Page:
[ORIGINAL POST, 4 PM]
At 4 pm, Mayor Ed Murray and Seattle Police Chief Kathleen O'Toole will provide an update with the latest details on last night's shooting at a Sodo homeless encampment. You can watch the update here.
The Seattle Times reports that the King County Medical Examiner’s Office has identified the two victims killed last night as James Q Tran, 33, and Jennine L Brooks, 45.
An unnamed witness tells the Times the shooting was related to drugs and money. The witness says he was sitting at a fire pit with "a man he called 'Fats,' whom he described as the primary target."
Then, he said, several “Samoan men wearing masks and leather” approached the encampment from the east. He said there were at least two men and perhaps as many as five.
“Fats told them to come around the front and they just started shooting like crazy,” the man said.
He said Fats, a woman known as Tracy, a blond woman, a heavyset woman and a man named James were shot. He said James and the heavyset woman were killed.
The witness said one of the gunmen pointed a handgun at him and said, “You got a (expletive) problem?” The witness replied, “No, I’m just an old man sitting by the fire and trying to get warm.”
He also said one woman, the blonde, may have been shot because she would not stop screaming once the gunfire erupted.
O'Toole has not yet been willing to talk about the suspects, but the Times reports that "a police source confirmed the suspects were described by witnesses as Samoan and that they are not believed to be homeless."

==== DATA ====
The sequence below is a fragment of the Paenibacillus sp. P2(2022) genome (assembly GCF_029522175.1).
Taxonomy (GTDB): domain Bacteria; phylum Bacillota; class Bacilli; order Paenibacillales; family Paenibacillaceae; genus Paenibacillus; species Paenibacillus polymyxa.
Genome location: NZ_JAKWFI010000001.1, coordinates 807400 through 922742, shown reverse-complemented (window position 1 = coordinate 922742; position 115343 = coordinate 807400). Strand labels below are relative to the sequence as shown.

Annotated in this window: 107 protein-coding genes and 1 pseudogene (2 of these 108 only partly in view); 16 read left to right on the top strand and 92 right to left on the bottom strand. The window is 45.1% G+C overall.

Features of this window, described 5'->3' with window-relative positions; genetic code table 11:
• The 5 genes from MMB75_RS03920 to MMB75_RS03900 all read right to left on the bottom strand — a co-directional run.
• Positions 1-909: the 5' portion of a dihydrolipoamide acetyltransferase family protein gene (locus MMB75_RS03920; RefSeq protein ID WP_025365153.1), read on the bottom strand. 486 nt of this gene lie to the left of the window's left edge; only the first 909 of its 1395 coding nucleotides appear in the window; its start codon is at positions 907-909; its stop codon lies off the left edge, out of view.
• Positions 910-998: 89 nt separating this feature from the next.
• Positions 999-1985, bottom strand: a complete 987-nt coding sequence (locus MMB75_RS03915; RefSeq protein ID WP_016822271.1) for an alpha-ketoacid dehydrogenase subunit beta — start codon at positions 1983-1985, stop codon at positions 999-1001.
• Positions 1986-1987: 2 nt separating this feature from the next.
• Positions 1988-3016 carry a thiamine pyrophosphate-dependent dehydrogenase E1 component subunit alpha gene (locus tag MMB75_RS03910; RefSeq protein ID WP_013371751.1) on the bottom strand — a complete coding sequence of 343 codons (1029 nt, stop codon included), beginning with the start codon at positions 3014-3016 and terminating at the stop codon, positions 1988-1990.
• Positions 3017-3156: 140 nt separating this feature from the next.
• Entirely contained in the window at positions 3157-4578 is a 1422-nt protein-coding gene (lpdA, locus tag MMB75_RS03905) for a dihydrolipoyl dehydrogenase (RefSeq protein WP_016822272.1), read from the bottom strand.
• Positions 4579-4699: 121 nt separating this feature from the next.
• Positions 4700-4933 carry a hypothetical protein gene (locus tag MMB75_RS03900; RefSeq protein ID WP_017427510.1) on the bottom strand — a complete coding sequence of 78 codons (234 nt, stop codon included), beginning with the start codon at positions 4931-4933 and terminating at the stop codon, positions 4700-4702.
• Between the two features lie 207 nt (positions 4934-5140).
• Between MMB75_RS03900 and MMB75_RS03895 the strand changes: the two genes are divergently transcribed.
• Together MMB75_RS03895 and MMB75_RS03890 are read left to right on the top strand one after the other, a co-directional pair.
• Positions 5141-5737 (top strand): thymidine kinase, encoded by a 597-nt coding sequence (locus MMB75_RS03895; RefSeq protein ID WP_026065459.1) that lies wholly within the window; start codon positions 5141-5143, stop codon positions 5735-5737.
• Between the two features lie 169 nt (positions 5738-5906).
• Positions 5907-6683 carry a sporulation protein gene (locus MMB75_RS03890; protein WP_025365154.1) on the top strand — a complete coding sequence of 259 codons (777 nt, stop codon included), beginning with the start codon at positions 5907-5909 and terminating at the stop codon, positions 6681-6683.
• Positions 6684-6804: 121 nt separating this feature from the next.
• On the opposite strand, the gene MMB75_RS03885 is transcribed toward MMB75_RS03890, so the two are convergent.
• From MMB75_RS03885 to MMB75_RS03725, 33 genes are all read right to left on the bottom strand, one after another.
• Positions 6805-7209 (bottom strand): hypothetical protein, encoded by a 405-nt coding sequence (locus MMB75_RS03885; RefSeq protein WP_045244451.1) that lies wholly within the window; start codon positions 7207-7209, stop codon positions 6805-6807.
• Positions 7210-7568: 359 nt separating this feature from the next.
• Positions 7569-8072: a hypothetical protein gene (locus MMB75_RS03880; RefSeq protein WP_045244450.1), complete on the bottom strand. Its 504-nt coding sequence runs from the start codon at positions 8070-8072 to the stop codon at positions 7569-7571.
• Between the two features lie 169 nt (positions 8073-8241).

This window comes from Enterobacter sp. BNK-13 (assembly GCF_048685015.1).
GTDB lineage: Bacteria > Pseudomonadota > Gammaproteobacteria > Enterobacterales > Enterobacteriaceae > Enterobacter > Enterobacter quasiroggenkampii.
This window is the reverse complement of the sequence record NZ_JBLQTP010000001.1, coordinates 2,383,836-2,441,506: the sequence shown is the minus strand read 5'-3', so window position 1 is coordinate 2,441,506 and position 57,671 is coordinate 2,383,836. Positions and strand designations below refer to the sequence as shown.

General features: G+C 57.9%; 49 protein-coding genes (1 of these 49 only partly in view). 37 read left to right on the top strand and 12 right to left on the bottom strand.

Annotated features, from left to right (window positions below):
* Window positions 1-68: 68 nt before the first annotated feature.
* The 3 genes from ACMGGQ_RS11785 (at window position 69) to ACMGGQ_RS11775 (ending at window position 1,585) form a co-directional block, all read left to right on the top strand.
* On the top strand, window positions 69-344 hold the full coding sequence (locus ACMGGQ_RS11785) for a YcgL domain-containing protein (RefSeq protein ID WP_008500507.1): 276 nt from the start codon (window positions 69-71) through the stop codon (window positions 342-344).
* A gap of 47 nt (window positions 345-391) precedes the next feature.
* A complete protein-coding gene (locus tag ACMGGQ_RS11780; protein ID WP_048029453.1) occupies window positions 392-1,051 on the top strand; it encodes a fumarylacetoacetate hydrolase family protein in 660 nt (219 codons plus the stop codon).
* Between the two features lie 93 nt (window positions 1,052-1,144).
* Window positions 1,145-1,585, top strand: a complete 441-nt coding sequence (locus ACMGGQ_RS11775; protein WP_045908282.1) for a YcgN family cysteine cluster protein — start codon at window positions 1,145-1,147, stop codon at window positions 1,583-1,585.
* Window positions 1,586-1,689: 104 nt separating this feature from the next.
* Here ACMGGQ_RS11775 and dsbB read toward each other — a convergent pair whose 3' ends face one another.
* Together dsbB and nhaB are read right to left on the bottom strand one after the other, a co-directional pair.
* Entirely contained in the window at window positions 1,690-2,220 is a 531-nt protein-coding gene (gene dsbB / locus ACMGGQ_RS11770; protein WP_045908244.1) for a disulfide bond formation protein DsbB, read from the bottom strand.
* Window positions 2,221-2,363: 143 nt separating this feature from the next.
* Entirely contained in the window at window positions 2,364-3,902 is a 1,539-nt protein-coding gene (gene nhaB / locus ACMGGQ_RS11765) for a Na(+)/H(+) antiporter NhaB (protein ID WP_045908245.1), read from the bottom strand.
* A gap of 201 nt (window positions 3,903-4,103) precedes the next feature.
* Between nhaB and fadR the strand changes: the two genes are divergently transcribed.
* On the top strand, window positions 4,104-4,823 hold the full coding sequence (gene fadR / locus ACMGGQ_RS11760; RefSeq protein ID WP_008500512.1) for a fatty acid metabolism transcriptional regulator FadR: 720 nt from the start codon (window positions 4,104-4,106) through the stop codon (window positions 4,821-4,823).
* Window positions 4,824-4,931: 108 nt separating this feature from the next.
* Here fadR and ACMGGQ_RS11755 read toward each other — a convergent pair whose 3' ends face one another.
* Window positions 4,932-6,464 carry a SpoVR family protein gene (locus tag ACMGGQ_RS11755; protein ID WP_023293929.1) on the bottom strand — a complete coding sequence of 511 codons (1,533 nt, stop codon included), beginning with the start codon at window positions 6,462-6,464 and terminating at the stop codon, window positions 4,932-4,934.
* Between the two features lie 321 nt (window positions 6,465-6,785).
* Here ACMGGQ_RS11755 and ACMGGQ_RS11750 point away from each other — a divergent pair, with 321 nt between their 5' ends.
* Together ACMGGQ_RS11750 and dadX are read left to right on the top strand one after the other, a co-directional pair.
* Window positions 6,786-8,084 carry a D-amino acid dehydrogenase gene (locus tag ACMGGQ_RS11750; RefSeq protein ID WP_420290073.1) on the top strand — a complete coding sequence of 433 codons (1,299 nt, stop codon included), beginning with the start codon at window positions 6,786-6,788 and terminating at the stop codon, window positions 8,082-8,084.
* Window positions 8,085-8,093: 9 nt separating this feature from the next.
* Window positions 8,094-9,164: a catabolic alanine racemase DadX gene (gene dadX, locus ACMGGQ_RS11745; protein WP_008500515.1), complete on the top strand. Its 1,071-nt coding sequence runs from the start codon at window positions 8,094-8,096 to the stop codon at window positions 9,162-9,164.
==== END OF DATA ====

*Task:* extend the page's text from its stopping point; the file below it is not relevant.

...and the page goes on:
I'll update this post with any new details we learn at the 4 pm briefing.
[UPDATE, 5:20 PM]
At this afternoon's briefing, O'Toole confirmed the identities of the two shooting victims who died and said investigators "feel very strongly" the shooting was related to "low-level drug dealing." Police are looking for "at least two suspects—possibly more," O'Toole said, and they believe at least two guns were involved.
Seattle Fire Chief Harold Scoggins said an "assessment" of the encampment area where the shooting occurred, which is known as The Jungle, will begin tomorrow at 10 a.m. Scoggins said police, fire, public health, and human services staff will study the area to find out how many people are living there and whether there are public health or infrastructure dangers in the area. Scoggins said "this is not a sweep," promising the departments will "look at the resources it would actually take to support the people who live there."
In comments reiterating points made in his speech last night, the mayor repeated his call for state and federal funding to address homelessness in Seattle and dismissed the idea that the City of Seattle could be spending more.
"Seattle has done what we can do financially unless we're willing to step back from other programs we're committed to," Murray said. "We have no more money."
He also again dismissed criticisms about the city's cleanups of encampments, saying city staff offer connections to services to homeless people they kick out of large encampments.
Murray said it's "inhumane to leave people in places like the so-called Jungle," where they face safety and health risks, and called the debate over encampment sweeps "outdated."
In response to neighborhood claims that police are ignoring drug and property crimes committed by homeless people, O'Toole told reporters, "We're not going to criminalize homelessness."
"We're not going to criminalize addiction," she continued. "We're not going to criminalize mental health issues. But if people are committing crimes... we will enforce."